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Dec
2016
Friday 9th
posted by Morning Star in Features

The pursuit of imperial ambitions at all costs has undermined democratic forces in the Arab world in favour of deadly extremism, writes JOHN ELLISON


The two previous articles have asserted that the British government’s Prevent strategy (aimed mainly at discouraging domestic terrorism motived by Islam and succeeding in alienating many Muslim people) is seriously hampered by its pretence that British and US foreign policy has nothing to do with the proliferation of reactionary Islamism.

In the Middle East and elsewhere long-term Western policy, led by the US, has systematically backed pro-Western autocratic Islamic governments who have promoted harsh Islamic law and has also directly supported “medieval” Islamic movements against secular nationalist governments.

The war against Saddam Hussein’s Iraq in early 1991 was a punishment for invading Kuwait — backed by huge funding from Saudi Arabia, it engendered Islamic anger.

By allowing bases for half a million US troops within the country’s own borders the Saudi royals were labelled betrayers of Islam and created a fresh stimulant to jihadist groups.

The Saudi rulers had simply bent the knee to the US, which they depend on for survival. Al-Qaida leader Osama bin Laden deserted the regime, which had nurtured him, moving first to Sudan and later on to Taliban-ruled Afghanistan.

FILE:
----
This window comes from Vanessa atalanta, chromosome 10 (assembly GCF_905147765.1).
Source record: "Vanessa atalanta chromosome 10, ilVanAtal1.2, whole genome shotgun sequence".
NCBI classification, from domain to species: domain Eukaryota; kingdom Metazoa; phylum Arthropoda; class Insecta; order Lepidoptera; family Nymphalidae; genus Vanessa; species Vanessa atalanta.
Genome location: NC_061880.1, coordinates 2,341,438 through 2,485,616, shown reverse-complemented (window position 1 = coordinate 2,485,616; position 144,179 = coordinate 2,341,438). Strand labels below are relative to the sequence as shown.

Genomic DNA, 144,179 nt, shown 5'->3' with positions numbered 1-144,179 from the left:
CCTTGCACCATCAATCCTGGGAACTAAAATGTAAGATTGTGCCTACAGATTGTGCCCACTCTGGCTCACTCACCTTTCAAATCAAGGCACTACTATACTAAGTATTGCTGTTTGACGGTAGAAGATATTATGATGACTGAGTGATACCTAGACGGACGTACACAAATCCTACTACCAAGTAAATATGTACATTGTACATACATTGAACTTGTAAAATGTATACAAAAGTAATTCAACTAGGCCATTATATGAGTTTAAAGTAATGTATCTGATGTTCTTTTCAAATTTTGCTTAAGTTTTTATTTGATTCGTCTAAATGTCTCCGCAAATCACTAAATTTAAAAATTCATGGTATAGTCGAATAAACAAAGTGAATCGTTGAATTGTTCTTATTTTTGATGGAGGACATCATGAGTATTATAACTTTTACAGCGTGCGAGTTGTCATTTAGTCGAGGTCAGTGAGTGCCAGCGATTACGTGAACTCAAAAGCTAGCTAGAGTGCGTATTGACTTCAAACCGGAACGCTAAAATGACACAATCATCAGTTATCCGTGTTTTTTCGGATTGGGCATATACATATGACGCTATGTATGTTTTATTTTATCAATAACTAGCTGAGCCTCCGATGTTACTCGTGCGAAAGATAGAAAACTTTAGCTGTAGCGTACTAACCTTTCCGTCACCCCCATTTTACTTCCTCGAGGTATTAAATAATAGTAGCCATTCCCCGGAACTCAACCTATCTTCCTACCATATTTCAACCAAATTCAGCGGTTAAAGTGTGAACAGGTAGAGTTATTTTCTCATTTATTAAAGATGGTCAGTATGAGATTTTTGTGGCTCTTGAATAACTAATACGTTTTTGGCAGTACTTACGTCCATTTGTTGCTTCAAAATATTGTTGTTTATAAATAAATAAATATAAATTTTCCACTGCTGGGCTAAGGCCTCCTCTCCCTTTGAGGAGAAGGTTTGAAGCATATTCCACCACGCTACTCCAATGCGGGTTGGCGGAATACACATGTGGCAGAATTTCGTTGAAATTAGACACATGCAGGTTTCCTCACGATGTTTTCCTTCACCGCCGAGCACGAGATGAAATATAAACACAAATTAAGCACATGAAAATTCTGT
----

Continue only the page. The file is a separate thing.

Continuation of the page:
The Saudis, assisted by global financial deregulation, spread the messages of Wahhabism from north Africa to Central Asia in order to strengthen their own support base.

Mark Curtis in his formidably analytical Secret Affairs (2010), from which much of this article is drawn, wrote: “All the evidence points to Britain’s continued toleration, and tacit support, of the Saudis’ ‘Islamic’ foreign policy,” adding: “It was the same for the US.”

During the early 1990s militant jihadists who had been trained in Pakistani and Afghan camps for the long war against Soviet occupation, returned to their various homelands and began to take on their own governments.

In Algeria it precipitated a civil war that cost a hundred thousand lives. In Bosnia in 1992, Europe for the first time experienced jihadist war when Bosnia-Herzogovina’s declaration of independence gave raise to a conflict between Bosnian Serb forces (allied to Serbia) and Muslim-Croat forces — some 4,000 jihadist volunteers there were funded by al-Qaida, the Saudis and various Islamic “charities.”

Curtis says that Britain supplied arms to Muslim and Croat forces and also, at least, “acquiesced in” the movement of volunteers into the country. Some participants in the Bosnian war were flown in from Afghanistan by bin Laden, said to have visited Bosnia several times.